Should I bow out of the interview process if I'm worried about my ability to deliver for the team?

The backstory: 

I've been recommended for a job and they think my experience is bigger than I think it is. I'm afraid they will be disappointed if I start working there and can't deliver on their high expectations. Should I bow out of the interview process?

— Julia
New York, NY

Alex's Advice

Julia —

This sounds more like a confidence issue than an experience issue to me. You said you've been recommended, so right off the bat, that tells me someone else believes in you. My question for you is, do you believe in yourself?

There's no substitute for that inner confidence. I'm not saying it's easy to tap into, but I do know that a true believe in your own abilities will take you far — and sometimes even further than on the job experience. You have to believe you can do it before anyone else will.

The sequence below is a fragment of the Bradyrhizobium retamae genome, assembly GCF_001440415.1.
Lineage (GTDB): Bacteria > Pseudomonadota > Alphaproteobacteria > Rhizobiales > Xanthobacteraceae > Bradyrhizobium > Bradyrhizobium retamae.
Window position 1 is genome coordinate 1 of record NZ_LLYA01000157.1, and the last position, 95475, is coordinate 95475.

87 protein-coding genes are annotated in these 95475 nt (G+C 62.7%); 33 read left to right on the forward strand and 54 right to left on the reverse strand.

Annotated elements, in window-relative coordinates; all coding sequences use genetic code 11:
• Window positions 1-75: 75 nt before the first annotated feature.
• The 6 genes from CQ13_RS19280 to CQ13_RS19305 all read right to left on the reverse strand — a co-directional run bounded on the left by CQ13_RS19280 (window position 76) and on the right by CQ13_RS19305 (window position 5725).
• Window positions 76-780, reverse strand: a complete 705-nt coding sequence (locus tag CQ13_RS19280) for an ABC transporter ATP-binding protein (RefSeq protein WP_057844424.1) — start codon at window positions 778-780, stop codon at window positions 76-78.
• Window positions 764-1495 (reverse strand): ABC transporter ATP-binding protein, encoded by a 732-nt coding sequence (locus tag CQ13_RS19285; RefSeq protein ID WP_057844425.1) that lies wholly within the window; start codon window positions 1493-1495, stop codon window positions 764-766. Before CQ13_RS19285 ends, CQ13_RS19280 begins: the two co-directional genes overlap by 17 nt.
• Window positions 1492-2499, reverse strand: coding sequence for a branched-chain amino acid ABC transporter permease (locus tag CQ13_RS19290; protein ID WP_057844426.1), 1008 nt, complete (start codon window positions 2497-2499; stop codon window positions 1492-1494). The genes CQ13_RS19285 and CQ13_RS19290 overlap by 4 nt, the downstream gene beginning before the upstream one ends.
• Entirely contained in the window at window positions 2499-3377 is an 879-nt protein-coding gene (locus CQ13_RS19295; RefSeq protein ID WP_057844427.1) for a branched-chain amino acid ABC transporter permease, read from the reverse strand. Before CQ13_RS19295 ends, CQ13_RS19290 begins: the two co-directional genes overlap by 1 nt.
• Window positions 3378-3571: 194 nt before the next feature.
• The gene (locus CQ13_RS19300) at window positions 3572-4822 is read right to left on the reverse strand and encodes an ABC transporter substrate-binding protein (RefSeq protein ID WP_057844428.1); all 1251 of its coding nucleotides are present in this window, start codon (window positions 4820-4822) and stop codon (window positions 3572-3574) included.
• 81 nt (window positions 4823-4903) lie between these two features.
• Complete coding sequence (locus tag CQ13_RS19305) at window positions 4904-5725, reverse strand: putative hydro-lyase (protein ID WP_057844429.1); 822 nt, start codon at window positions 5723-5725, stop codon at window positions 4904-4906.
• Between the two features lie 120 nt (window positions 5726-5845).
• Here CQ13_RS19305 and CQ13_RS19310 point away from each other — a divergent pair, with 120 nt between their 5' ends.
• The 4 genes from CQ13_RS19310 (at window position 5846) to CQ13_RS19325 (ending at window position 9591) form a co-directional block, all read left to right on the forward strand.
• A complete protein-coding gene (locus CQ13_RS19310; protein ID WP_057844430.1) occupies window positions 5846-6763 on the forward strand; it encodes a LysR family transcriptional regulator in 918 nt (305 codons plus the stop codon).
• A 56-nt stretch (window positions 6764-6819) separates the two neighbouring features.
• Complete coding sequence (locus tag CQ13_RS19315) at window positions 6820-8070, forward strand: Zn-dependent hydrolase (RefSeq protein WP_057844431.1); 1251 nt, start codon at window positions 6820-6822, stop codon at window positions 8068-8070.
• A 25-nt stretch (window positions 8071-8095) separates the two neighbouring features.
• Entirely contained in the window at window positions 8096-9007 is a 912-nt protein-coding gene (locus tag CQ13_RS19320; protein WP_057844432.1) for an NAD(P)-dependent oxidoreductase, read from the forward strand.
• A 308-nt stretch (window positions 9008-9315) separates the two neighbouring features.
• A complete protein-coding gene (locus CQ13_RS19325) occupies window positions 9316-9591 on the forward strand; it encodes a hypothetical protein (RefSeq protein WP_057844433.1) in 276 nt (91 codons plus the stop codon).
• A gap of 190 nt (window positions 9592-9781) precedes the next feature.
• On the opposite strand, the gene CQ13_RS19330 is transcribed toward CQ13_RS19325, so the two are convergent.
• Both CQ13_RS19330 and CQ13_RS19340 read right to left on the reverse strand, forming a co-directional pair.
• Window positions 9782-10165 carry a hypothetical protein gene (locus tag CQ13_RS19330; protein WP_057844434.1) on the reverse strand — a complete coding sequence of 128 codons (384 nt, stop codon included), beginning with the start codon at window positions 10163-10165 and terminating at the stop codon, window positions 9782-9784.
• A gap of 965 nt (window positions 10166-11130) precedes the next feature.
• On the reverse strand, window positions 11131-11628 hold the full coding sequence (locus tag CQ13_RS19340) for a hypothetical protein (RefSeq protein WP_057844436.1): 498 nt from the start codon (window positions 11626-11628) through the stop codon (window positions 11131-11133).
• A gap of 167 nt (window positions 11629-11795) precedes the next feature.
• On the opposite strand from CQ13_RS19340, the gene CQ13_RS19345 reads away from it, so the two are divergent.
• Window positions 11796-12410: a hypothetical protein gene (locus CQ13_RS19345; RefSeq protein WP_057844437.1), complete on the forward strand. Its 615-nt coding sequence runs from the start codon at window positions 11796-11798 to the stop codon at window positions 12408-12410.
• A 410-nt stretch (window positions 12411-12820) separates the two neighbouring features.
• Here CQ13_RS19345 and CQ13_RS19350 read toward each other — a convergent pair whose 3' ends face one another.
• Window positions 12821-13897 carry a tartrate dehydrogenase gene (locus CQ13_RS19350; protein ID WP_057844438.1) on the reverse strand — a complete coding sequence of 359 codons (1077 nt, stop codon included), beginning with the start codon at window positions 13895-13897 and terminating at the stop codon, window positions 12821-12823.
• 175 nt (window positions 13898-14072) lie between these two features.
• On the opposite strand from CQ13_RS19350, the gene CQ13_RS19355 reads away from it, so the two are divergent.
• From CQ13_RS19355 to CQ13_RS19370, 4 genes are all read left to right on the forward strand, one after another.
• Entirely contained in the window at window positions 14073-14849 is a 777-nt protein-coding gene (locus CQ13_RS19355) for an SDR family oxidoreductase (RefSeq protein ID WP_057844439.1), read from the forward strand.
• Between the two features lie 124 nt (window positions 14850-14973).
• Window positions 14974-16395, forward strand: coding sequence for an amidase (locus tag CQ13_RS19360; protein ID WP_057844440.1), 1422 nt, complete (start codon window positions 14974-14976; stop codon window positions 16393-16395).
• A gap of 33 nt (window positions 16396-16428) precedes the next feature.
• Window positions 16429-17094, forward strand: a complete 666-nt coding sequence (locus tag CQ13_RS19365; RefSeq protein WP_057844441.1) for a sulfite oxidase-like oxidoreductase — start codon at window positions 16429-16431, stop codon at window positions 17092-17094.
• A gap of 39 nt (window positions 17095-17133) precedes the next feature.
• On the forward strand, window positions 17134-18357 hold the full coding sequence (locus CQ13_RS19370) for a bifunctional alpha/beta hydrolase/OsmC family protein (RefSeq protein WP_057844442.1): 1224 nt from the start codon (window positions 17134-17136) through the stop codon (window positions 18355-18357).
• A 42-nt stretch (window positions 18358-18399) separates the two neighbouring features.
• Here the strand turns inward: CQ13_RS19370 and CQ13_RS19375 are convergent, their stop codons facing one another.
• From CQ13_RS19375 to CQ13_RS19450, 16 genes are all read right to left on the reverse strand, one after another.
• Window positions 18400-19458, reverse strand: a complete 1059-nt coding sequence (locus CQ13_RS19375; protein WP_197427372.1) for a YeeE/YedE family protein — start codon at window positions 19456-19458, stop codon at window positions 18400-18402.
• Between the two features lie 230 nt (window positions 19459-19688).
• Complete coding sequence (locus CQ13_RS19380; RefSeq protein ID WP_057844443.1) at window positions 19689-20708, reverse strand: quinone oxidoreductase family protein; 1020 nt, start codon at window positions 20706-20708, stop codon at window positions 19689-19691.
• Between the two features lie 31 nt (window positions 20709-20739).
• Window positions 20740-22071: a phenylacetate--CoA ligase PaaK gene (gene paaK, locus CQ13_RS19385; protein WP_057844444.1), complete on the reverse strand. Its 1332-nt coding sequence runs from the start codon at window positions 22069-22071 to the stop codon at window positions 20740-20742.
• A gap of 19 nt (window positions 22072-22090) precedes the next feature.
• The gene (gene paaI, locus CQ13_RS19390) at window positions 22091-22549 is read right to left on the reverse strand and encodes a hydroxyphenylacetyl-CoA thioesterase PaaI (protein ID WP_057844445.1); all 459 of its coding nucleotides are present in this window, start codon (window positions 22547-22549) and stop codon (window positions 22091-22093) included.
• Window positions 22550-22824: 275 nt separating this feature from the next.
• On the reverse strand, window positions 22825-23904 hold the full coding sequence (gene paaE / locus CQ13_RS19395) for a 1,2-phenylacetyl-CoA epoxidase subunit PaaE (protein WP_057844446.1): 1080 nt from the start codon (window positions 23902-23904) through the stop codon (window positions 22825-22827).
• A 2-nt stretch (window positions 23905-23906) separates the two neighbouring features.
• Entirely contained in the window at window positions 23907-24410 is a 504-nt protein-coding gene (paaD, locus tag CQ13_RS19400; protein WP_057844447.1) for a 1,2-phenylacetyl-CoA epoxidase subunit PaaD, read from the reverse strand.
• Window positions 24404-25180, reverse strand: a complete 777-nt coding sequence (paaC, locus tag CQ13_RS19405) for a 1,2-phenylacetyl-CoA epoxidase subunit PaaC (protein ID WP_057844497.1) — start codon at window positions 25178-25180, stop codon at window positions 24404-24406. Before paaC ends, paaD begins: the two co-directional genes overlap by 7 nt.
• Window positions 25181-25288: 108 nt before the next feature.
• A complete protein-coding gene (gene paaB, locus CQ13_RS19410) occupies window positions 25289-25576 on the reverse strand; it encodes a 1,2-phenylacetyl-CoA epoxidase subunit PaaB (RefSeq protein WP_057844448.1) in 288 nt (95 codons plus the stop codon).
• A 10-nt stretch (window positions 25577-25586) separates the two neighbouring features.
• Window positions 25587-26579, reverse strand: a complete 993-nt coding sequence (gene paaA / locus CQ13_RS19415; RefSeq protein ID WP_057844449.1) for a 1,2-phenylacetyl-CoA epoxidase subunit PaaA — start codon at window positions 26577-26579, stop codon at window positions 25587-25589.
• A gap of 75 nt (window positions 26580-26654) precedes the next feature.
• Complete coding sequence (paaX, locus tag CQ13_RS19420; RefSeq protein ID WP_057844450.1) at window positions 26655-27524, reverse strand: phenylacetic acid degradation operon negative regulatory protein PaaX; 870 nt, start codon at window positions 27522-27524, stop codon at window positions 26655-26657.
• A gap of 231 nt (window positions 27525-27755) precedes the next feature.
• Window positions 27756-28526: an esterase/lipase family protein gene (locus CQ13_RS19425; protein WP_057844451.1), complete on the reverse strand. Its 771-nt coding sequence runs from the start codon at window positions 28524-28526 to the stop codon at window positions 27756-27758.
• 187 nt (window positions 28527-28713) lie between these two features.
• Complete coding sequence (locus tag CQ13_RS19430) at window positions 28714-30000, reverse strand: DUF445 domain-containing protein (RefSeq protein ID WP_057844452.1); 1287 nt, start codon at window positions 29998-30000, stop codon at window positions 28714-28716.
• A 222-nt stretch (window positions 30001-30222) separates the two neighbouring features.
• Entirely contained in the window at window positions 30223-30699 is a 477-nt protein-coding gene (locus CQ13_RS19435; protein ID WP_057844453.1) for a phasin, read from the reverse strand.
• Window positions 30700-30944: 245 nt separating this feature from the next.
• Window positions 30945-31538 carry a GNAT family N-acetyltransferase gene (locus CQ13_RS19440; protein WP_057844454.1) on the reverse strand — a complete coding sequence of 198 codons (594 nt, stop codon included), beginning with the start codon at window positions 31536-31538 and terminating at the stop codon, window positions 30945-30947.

That said, there's a difference between talking a big game and being able to execute. So if you're unsure about where you stand relative to the responsibilities in this position, remember that interviews are a two-way street: you get to ask them as many questions as they get to ask you, so show up prepared to have a thoughtful discussion about their expectations and what success looks like.

— Alexandra Dickinson
CEO + founder

Ask Alex is our monthly advice series. CEO + Founder Alexandra Dickinson answers your most burning negotiation questions. Subscribe to our email list for more advice and content. We'd also love to hear from you! Submit your questions to hello@askforit.co.

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Alexandra Dickinson

Alexandra Dickinson is the CEO and founder of Ask For It, a boutique consulting company working to close the gender wage gap by effecting change at both the institutional and individual level. We work with companies, schools, organizations and individuals through a combination of trainings, workshops and consulting. Our goal is for women and men to be paid based on their talents and skills, regardless of gender, and for our company to have been an important part of that change.